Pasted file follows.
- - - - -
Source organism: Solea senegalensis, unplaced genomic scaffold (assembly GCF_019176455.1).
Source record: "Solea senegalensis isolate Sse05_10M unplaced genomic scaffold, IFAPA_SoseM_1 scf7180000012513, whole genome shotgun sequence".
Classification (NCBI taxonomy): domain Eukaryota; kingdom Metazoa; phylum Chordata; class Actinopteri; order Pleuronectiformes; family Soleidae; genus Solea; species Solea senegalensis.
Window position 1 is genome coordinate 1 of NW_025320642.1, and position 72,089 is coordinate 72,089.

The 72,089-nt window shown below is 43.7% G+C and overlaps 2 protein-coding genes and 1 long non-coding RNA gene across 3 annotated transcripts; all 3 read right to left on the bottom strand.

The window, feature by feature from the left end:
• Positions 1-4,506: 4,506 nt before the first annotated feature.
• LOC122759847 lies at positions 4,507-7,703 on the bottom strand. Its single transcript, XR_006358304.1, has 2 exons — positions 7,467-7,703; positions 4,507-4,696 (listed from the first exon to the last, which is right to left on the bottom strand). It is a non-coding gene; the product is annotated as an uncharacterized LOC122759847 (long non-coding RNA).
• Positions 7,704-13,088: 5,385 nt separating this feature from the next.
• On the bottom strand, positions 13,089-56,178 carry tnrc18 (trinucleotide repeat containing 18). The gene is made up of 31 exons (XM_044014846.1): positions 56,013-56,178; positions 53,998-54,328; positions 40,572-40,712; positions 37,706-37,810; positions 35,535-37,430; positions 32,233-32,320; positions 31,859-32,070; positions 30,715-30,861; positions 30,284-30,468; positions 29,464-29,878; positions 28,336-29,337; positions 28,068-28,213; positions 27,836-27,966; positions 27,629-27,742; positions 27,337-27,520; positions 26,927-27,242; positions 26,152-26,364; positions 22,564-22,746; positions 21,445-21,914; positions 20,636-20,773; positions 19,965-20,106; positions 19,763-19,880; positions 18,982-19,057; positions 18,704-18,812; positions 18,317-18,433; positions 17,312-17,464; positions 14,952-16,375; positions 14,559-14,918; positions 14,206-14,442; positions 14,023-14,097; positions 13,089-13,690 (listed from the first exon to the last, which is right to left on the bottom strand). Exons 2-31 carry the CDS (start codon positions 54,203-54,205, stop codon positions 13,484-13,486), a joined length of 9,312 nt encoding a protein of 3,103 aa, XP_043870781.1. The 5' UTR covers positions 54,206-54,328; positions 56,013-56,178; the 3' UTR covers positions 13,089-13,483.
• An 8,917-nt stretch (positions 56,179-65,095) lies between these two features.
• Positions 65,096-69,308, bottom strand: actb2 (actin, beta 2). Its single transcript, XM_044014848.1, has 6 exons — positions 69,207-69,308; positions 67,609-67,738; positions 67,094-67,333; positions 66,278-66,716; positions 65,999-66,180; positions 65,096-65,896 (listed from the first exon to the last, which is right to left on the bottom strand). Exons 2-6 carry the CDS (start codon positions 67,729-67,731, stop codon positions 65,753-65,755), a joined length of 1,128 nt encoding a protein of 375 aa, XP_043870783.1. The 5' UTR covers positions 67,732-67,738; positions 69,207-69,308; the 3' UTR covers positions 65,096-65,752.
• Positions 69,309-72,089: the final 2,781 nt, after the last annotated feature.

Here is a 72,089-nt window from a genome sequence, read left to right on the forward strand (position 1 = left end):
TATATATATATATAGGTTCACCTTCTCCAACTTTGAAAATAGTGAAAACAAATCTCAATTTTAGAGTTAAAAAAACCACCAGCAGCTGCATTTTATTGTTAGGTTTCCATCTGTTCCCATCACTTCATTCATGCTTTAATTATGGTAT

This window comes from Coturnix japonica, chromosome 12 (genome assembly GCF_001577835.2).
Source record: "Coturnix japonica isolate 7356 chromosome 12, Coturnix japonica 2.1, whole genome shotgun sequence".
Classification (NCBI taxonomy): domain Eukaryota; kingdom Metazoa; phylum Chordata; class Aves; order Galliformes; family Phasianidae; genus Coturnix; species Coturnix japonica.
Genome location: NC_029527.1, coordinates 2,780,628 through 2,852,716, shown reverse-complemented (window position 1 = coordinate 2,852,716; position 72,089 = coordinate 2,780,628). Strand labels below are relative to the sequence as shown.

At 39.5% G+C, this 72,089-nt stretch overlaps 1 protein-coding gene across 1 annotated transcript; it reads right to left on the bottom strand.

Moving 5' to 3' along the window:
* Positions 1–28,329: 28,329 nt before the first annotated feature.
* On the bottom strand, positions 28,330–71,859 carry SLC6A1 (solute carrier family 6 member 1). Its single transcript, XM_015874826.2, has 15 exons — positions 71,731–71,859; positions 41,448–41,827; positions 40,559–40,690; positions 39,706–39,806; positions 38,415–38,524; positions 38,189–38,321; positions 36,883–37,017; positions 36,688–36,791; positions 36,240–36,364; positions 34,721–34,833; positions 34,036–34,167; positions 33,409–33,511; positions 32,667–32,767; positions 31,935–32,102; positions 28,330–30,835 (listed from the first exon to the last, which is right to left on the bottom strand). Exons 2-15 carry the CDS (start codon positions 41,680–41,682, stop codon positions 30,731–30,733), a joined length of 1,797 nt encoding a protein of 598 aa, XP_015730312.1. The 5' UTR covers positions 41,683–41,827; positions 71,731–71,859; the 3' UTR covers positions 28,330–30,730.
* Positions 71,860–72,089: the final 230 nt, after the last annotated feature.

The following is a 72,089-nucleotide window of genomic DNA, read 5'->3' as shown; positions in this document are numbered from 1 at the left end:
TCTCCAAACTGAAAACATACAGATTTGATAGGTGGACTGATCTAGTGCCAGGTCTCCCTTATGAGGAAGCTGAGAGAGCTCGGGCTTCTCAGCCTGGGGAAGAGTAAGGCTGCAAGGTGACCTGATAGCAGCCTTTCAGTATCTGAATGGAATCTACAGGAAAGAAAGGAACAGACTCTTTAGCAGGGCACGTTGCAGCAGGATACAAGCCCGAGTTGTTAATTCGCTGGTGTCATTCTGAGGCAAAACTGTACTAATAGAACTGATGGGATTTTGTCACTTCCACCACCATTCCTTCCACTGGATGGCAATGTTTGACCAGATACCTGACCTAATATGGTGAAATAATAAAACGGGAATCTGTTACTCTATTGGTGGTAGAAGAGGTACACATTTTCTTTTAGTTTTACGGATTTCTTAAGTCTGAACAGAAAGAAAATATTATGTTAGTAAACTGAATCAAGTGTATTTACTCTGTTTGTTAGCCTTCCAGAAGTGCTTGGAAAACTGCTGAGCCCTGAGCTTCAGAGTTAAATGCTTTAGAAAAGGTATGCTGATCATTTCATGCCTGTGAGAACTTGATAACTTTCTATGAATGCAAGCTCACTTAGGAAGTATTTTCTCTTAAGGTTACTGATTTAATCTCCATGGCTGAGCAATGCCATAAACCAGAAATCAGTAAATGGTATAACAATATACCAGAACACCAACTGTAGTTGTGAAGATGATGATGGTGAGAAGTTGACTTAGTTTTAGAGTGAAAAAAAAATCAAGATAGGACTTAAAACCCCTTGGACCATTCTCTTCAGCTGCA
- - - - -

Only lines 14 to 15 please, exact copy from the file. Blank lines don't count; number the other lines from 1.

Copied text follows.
Here is a 72,089-nt window from a genome sequence, read left to right on the forward strand (position 1 = left end):
TATATATATATATAGGTTCACCTTCTCCAACTTTGAAAATAGTGAAAACAAATCTCAATTTTAGAGTTAAAAAAACCACCAGCAGCTGCATTTTATTGTTAGGTTTCCATCTGTTCCCATCACTTCATTCATGCTTTAATTATGGTAT